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About Three13

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  • Birthday 03/13/1973

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  1. The fluting goes to 6:30 or 7:00 at best.
  2. It was a mid-30s del Gesu that had a replaced scroll, and had been the main instrument of a well-known Chicago player, who evidently believed it to be a Nemessanyi. The violin made the rounds and ended up at a US auction house that presented it as “attributed to Nemessanyi”. It sold for $14k, and was certified by Charles Beare shortly thereafter. I understand that it’s been re-united with a correct scroll. Probably the best (true) violin story I’ve ever heard.
  3. I’d love to see the Ole Bull in its original state. It’s worth mentioning here that il Cannone is both late and pretty well preserved, and to the best of my knowledge isn’t being derided by anyone as hideous.
  4. There are great photos in the Joseph Curtin blog (which I'm sure you have looked at) here: I'd imagine he took other images.
  5. I don’t really know anything about Juzek Master Art violins apart from the information that gets repeated ad nauseum around here, but I don’t think I recall ever seeing one with a rounded top to the pegbox like that has. Since Juzek was an importer, I guess that sort of inconsistency is possible but it seems odd to me.
  6. There are a couple people I know who could probably manage to make a convincing example, but if I made it, it would look something like this (or worse):
  7. A minty fresh del Gesu is all any of us here need.
  8. My point exactly. edited to add - Maybe we've just stumbled upon the reason there aren't any known del Gesu violas - all the ones with high ribs ARE violas.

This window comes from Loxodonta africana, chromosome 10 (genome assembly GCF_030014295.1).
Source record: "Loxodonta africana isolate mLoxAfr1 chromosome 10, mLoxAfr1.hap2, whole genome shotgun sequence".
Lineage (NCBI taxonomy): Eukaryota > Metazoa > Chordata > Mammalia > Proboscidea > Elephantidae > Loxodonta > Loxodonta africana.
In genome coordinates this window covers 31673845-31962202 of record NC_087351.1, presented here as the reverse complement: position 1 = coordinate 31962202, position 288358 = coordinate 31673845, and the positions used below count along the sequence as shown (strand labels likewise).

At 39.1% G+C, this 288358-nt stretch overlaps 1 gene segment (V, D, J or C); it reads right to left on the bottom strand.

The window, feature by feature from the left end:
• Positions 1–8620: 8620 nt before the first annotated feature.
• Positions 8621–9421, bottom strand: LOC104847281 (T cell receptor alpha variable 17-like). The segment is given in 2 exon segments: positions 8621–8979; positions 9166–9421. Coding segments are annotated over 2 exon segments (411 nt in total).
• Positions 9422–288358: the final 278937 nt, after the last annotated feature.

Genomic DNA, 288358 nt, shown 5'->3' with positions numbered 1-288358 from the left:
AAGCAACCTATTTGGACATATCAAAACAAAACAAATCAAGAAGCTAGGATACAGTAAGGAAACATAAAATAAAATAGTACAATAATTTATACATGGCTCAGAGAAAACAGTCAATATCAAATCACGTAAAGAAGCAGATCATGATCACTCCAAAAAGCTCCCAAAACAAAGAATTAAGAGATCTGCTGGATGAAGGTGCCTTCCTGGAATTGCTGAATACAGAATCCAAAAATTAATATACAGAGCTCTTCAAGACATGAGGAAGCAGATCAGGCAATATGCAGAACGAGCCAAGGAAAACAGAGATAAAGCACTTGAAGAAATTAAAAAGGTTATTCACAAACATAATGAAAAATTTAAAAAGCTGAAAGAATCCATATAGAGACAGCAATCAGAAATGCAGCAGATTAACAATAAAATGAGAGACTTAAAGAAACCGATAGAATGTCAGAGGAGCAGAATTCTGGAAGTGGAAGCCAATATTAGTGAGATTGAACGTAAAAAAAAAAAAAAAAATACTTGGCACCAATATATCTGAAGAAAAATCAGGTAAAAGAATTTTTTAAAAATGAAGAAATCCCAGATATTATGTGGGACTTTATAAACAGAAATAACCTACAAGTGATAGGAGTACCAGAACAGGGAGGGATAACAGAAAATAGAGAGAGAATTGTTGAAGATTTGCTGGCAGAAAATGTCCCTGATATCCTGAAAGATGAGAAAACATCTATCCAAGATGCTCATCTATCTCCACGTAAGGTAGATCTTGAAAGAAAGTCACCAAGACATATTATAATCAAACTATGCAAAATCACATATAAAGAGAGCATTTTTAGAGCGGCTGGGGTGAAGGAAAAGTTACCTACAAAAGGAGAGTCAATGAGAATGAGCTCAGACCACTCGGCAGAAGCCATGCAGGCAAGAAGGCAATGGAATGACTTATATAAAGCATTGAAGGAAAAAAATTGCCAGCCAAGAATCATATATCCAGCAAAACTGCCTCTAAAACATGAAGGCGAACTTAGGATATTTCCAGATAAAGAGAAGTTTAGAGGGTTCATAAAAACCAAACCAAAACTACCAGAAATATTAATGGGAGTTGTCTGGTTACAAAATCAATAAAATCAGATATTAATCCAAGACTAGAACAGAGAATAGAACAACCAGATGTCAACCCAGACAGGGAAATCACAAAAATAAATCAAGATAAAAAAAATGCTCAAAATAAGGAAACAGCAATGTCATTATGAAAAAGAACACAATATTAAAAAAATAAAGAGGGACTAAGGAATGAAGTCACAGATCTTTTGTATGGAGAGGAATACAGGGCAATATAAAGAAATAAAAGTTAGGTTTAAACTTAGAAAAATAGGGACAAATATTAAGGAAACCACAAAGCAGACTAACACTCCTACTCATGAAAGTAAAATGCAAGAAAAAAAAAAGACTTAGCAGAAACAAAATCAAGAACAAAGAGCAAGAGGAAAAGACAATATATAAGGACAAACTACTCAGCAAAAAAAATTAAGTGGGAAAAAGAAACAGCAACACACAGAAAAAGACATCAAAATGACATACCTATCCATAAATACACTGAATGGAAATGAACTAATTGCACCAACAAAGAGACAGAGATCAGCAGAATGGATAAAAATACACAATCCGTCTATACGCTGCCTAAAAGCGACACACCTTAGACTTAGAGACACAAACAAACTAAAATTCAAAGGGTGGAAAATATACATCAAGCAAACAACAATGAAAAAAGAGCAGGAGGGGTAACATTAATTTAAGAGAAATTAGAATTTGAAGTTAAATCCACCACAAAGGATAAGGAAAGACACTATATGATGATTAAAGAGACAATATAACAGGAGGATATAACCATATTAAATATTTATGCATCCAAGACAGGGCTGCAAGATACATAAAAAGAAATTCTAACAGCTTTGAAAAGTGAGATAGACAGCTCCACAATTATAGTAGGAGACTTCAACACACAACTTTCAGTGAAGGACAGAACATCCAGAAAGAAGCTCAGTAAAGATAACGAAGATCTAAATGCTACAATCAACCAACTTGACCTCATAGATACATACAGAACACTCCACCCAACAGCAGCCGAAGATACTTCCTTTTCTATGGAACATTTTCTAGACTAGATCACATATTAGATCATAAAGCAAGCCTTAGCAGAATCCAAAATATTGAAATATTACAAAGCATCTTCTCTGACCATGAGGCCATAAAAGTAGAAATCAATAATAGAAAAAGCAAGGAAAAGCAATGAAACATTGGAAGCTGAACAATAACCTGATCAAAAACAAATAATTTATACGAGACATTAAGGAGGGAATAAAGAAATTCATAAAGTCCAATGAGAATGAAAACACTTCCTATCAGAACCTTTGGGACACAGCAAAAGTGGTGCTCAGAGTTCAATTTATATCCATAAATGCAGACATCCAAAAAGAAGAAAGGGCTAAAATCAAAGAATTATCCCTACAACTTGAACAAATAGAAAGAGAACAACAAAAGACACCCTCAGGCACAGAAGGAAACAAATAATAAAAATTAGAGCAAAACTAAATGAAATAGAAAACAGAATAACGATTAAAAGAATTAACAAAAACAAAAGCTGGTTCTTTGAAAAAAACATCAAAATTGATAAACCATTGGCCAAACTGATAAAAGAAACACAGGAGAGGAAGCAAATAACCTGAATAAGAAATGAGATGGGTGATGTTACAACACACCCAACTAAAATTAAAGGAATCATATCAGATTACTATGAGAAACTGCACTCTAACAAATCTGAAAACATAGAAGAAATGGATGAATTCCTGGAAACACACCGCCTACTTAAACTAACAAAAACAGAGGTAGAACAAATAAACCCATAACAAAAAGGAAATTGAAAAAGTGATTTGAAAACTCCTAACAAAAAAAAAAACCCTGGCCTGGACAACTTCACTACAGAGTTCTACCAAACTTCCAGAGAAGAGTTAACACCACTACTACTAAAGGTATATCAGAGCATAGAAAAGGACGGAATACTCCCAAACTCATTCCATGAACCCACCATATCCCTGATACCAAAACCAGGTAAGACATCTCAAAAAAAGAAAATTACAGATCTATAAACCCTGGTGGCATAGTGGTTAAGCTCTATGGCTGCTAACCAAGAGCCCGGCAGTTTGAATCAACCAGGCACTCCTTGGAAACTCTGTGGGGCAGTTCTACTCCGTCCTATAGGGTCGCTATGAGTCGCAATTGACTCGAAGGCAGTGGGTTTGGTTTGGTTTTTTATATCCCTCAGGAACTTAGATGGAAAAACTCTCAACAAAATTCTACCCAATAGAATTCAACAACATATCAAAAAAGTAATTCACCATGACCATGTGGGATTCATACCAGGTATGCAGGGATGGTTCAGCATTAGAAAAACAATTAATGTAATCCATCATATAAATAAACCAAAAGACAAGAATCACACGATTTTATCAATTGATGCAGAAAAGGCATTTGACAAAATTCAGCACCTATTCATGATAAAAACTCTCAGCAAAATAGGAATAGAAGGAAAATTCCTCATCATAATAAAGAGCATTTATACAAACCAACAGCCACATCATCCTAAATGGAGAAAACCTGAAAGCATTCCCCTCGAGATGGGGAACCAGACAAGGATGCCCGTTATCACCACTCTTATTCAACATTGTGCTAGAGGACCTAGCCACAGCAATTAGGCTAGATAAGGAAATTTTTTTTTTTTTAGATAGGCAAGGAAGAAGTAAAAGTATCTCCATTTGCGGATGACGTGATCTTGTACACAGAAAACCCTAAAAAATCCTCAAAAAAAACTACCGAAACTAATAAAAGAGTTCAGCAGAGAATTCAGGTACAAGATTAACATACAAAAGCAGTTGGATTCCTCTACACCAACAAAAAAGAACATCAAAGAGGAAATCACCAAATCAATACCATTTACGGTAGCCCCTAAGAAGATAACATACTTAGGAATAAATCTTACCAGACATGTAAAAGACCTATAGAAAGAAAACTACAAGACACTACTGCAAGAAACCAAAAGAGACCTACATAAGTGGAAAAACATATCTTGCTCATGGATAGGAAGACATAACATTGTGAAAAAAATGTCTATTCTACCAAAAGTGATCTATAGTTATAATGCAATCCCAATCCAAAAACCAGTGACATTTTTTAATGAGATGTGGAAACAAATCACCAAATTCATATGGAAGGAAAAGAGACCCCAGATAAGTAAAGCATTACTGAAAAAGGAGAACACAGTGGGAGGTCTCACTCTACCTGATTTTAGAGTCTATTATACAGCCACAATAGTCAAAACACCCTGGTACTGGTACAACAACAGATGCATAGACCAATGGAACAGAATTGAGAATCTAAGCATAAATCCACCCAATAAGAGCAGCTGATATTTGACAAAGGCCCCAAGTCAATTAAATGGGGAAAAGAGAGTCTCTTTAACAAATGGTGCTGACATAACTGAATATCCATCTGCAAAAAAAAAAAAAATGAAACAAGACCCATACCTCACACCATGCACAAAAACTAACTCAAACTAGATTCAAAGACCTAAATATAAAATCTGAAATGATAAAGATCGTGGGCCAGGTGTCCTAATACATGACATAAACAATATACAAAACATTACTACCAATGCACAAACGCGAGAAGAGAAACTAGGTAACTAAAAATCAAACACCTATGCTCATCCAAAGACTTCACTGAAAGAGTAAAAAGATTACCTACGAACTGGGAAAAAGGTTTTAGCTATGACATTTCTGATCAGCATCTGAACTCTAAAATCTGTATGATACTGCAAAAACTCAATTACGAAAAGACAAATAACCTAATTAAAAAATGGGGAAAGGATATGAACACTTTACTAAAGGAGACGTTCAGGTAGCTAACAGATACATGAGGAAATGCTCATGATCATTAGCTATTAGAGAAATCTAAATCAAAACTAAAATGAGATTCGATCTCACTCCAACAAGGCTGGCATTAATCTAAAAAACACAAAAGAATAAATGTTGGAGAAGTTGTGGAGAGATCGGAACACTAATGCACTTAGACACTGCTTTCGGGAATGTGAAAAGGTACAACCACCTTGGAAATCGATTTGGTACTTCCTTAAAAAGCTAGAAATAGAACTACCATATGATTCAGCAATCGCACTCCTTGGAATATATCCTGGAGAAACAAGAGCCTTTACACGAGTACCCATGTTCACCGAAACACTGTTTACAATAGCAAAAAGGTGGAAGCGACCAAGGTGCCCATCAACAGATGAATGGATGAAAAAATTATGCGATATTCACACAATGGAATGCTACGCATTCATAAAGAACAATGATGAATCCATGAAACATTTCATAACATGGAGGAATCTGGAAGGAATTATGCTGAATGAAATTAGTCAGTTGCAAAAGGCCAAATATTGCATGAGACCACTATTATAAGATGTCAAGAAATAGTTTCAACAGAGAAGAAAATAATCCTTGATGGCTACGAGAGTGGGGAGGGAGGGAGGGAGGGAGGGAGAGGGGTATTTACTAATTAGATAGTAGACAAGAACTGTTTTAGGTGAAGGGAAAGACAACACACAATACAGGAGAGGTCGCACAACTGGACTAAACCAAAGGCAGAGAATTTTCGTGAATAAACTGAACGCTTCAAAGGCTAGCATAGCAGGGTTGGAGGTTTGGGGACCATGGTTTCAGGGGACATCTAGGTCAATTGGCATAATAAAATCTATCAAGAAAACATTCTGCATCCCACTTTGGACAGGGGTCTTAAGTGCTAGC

9. I'd think it is fair to say that a fiddle with a 36.1-cm LOB and a vibrating string length in the neighborhood of 32.5-cm strung with violin strings is a de facto violin. I don't get the sense that the OP is thinking the instrument is cut down, just that it may be a 14" viola (one packing an extra 1/4", I guess).
  10. I guess you would like to be a dealer now? In all seriousness, the regular animosity people show towards dealers (and I mean dealers in any historical objects) is understandable, but it's also misguided. It is absolutely true that some dealers are crooks, some are ignorant, and some are both, but there are plenty out there who aren't. As such, it's the responsibility of the buyer to figure out whether the person they're dealing with has a reputation for honesty AND expertise. Anyone who doesn't take their responsibility as a consumer seriously is just creating a market for the crooks. Setting that aside for the moment, consider what it would be like if there weren't dealers (and the consequent secondary market for fine instruments). Finding a good instrument would be an order of magnitude more frustrating, and in the absence of a reasonable profit motive, it's unlikely than many fine instruments would survive in playable condition. This might not matter to someone who doesn't love old violins, but the prospect certainly doesn't appeal to me. There are immense benefits to becoming an educated consumer, which seems to be what you're up to right now. Taking the time to do so will make it pretty apparent who is knowledgeable, who is honest, and who is bent; however, assuming everyone is out to get you will alienate the people who can help you the most. I'm not a violin dealer, so I don't have any skin in this game, but I do find the constant negativity in threads like this a real drag. My personal experience with people who accuse everyone around them of being dishonest has been that there's usually some pretty serious projection going on - hopefully, you're not one of those...
  11. I used to have one of those pigs from the late 19th century - I can't remember whose picture was inserted in its derrière, though.
  12. Looks to me like a fairly typical late 19th century cottage-industry violin. It’s difficult to speak to its value as a tool if you haven’t played it.
  13. Speaking as a complete novice, aren’t the strings an input and the instrument (and its modes) the output?